Intrepid explorers from the University of Hawaii and the nonprofit group Conservation International have recently been to Cook seamount, a previously unexplored extinct volcano located at a depth of 3,000 feet about 100 miles southwest of the Big Island. They found many fascinating creatures, including one coral in particular that the scientists believe could be a new species.
Clinging to the seamount’s cliffs, the mysterious coral boasts a rich violet color, which prompted the scientists to give it the nickname “Purple Haze.” They also spotted what appeared to be two Dumbo octopuses, one of which changed color from white to pink and finally reddish brown as it passed the submersible. These were the most exciting sightings, but there were also starfish, crabs, eels, shrimp, sharks, and chimaera, also known as “ghost sharks.”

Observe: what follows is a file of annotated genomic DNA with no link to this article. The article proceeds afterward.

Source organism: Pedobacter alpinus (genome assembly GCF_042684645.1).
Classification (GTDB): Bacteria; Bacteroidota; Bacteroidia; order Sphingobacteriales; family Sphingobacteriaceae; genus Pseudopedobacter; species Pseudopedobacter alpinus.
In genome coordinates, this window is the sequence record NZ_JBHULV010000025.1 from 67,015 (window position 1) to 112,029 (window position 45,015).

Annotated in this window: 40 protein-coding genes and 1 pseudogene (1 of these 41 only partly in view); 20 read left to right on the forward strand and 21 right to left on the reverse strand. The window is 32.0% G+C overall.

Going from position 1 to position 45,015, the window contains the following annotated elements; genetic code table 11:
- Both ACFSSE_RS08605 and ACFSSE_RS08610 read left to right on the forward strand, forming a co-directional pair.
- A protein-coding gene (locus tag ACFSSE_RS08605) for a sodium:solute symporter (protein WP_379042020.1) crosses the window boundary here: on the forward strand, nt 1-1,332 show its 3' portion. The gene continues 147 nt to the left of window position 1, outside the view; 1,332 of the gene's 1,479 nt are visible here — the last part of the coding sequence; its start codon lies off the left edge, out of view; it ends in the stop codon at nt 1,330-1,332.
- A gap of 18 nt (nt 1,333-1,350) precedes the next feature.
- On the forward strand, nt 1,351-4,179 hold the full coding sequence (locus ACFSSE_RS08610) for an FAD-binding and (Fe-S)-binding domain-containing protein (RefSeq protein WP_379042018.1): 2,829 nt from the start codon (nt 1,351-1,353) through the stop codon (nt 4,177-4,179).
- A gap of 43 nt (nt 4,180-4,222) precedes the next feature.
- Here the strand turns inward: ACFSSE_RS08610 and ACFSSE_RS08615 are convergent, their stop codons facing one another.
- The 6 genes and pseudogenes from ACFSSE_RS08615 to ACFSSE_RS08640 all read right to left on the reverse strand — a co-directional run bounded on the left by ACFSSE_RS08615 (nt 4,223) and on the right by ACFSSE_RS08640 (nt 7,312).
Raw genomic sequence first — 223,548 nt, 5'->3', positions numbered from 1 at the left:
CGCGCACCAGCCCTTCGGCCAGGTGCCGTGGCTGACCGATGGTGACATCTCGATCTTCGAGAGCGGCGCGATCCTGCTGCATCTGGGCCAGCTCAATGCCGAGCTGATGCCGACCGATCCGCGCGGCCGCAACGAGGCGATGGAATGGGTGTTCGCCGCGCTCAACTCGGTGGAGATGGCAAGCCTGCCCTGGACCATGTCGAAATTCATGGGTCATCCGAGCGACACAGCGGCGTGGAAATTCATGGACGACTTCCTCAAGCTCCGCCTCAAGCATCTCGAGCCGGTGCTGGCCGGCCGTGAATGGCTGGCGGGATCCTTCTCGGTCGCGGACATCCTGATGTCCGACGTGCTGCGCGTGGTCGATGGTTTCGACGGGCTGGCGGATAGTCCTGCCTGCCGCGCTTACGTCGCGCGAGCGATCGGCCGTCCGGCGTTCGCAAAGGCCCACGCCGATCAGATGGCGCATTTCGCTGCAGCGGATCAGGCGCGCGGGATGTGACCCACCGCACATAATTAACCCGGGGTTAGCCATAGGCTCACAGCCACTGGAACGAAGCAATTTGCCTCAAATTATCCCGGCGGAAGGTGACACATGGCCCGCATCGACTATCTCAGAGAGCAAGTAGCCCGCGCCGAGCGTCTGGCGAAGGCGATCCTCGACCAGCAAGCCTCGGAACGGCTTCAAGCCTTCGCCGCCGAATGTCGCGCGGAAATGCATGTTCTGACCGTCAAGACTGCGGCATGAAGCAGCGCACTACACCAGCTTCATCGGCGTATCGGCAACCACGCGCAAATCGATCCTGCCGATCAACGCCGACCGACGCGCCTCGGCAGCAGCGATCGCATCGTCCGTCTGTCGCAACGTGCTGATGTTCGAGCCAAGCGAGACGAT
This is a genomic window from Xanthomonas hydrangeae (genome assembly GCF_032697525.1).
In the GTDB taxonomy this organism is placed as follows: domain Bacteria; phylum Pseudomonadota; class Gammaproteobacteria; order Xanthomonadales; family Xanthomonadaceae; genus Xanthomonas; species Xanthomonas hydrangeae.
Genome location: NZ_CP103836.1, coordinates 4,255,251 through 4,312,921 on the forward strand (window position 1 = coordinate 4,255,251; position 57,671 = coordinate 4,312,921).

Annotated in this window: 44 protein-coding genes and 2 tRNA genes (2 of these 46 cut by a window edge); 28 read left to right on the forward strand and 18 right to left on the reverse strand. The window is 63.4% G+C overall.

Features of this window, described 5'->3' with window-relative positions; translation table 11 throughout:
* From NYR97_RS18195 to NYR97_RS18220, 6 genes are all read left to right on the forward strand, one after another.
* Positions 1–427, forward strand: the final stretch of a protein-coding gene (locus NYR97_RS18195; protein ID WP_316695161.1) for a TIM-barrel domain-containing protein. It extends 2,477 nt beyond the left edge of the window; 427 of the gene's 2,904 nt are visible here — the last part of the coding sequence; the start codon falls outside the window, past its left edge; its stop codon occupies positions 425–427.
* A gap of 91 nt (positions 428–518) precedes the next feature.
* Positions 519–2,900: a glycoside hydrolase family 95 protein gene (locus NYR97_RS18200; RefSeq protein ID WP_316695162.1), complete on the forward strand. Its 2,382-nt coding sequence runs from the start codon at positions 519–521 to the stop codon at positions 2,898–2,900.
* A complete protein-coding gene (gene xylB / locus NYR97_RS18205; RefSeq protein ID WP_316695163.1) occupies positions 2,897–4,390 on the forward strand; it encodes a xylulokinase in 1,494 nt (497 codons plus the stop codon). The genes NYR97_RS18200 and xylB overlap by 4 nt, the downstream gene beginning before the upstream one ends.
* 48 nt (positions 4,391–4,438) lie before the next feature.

Seamounts are particularly interesting to scientists because they are created by active or dormant volcanoes, which tend to generate nutrients that well up into the waters above. This fosters dynamic deep sea ecosystems full of weird and fascinating creatures. Although seamounts are believed to cover around 18 million square miles of the planet, they remain largely unexplored, which is why Conservation International aims to study 50 of them in the next five years.
The 80 million-year-old Cook seamount rises 13,000 feet from the ocean floor, but that still leaves it 3,000 feet from the ocean’s surface where no sunlight can penetrate. Only the submersibles provided light, so the scientists could observe the marine life at such a depth, that and the occasional bioluminescent creature that drifted by.
Hawaii is a hotspot for biodiversity, and access to deep ocean submersibles have facilitated a growing parade of discoveries. But if you’d like to observe Hawaii’s stunning array of sea creatures, you don’t have to plunge into the deep ocean to find them. Both our Molokini Snorkel Tour and Lanai Snorkel Tour will whisk you off to some of the most fantastic reefs in reach from Maui. We look forward to helping you discover these remarkable ecosystems. If you need our assistance, you’ll find our contact information at the bottom of the page. Mahalo!